If you want the package to be ‹branch› or ‹tag› instead of master, then add "#‹branch›" or "#‹tag›" to the end of the package source.
As of Racket version 188.8.131.52, other Git repository services can work
just as well as GitHub—
The Racket package manager provides more support for Git-based development than just deployment. See Developing Packages with Git for more information.
Alternatively, you can deploy your package by publishing it on a URL you control. If you do this, it is preferable to create an archive from your package directory first:
raco pkg create ‹package›
Then, upload the archive and its checksum to your site:
scp ‹package›.zip ‹package›.zip.CHECKSUM your-host:public_html/
Your package source is then something like
Whenever you want to provide a new release of a package, recreate and reupload the package archive (and checksum). Your changes will automatically be discovered by those who used your package source when they use raco pkg update.
By default, raco pkg create generates a ".zip" archive. For more options, refer to the raco pkg create documentation. If you want to generate an archive through some other means, simply archive what you made in the first part of this section. For more formal details, refer to the package definition.
By using either GitHub Deployment or Manual Deployment, anyone will be able to install your package by referring to your package source. However, they will not be able to refer to it by a simple name until it is listed on a package catalog.
You only need to go to this site once to list your package. The server will periodically check the package source you designate for updates.
If you use this server, and if you use a public Git repository for deployment, then you will never need to open a web browser to update your package for end users. You just need to push to your Git repository, then within 24 hours, the PLT package catalog will notice, and raco pkg update will work on your user’s machines.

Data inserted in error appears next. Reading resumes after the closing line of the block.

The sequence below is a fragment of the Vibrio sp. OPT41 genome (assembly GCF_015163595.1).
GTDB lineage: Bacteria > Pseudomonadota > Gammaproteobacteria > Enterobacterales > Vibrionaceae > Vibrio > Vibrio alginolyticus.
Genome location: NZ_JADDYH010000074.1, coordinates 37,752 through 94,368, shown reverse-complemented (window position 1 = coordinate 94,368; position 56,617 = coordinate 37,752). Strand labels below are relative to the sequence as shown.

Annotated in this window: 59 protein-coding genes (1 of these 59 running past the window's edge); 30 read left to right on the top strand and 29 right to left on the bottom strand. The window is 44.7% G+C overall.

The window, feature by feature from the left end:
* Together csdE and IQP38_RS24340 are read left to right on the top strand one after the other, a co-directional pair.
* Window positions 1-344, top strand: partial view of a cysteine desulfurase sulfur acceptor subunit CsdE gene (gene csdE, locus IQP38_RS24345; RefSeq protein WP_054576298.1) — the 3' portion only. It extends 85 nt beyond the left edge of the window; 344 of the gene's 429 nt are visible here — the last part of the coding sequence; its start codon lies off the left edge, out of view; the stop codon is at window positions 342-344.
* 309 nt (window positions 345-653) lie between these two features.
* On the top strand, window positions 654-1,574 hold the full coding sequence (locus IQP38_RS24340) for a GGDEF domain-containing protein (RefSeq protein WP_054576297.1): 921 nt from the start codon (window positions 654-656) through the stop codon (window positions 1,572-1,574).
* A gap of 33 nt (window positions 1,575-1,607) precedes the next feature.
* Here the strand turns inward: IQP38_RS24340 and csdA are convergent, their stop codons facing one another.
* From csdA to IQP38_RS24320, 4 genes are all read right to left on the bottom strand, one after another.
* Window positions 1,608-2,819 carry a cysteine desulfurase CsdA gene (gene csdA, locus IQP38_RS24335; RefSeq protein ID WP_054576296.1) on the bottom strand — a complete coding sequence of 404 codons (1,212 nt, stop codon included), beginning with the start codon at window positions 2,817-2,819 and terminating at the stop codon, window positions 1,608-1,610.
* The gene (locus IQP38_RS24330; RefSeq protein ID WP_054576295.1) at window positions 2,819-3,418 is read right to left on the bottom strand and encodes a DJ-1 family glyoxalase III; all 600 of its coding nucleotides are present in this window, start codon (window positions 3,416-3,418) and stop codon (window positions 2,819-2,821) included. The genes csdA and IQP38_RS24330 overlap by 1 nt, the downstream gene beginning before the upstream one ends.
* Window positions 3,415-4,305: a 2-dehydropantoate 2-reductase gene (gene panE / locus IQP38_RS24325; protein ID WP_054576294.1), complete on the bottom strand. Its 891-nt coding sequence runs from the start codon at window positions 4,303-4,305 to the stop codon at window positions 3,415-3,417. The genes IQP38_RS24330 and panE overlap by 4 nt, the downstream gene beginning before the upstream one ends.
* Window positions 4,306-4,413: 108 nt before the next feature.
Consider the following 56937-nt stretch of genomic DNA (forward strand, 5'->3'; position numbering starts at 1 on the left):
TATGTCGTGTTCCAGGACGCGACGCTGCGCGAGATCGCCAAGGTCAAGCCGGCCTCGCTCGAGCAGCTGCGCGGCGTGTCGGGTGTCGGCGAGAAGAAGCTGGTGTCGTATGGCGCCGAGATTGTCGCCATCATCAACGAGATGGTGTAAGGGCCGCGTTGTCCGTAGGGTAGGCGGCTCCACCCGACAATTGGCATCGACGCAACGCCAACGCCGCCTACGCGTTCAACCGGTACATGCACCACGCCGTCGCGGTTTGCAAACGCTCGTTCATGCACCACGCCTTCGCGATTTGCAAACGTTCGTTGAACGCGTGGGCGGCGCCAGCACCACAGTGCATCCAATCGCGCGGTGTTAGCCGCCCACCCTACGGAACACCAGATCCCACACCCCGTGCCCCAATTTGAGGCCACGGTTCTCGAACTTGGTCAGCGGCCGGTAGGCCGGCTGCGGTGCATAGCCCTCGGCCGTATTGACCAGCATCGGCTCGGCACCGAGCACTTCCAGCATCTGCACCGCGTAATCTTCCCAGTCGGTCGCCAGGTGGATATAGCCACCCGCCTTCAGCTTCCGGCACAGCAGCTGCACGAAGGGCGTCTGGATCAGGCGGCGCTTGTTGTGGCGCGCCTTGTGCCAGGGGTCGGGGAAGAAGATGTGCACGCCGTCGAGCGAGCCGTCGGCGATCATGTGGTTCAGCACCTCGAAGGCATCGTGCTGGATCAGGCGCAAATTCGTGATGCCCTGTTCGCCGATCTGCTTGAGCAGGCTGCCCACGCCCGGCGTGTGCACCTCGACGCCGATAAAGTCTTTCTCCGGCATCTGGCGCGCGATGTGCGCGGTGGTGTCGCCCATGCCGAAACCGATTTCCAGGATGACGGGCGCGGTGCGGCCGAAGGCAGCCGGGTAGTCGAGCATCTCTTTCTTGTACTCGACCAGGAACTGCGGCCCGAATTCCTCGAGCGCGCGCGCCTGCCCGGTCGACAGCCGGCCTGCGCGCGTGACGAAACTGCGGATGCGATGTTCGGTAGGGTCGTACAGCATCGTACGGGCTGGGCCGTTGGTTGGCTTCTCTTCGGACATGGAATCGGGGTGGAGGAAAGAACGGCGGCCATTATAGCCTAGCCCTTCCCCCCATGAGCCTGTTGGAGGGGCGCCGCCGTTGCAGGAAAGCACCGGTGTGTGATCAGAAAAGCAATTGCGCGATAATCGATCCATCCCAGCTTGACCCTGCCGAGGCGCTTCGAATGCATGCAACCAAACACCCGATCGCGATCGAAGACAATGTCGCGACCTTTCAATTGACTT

We suggest the following conventions for naming and designing packages:
Packages should not include the name of the author or organization that produces them, but be named based on the content of the package. For example, data-priority-queue is preferred to johns-amazing-queues.
Packages that provide an interface to a foreign library or service should be named the same as the service. For example, cairo is preferred to Racket-cairo or a similar name.
Packages should not generally contain version-like elements in their names, initially. Instead, version-like elements should be added when backwards incompatible changes are necessary. For example, data-priority-queue is preferred to data-priority-queue1. Exceptions include packages that present interfaces to external, versioned things, such as sqlite3 or libgtk2.
A version declaration for a package is used only by other package implementors to effectively declare dependencies on provided features. Such declarations allow raco pkg install and raco pkg update to help check dependencies. Declaring and changing a version is optional, and the package catalog ignores version declarations; in particular, a package is a candidate for updating when its checksum changes, independent of whether the package’s version changes or even in which direction the version changes. We suggest using a version smaller than "1.0" to indicate that a package’s interface is unstable and changing it to "1.0" when you are ready to commit to backwards compatibility going forward.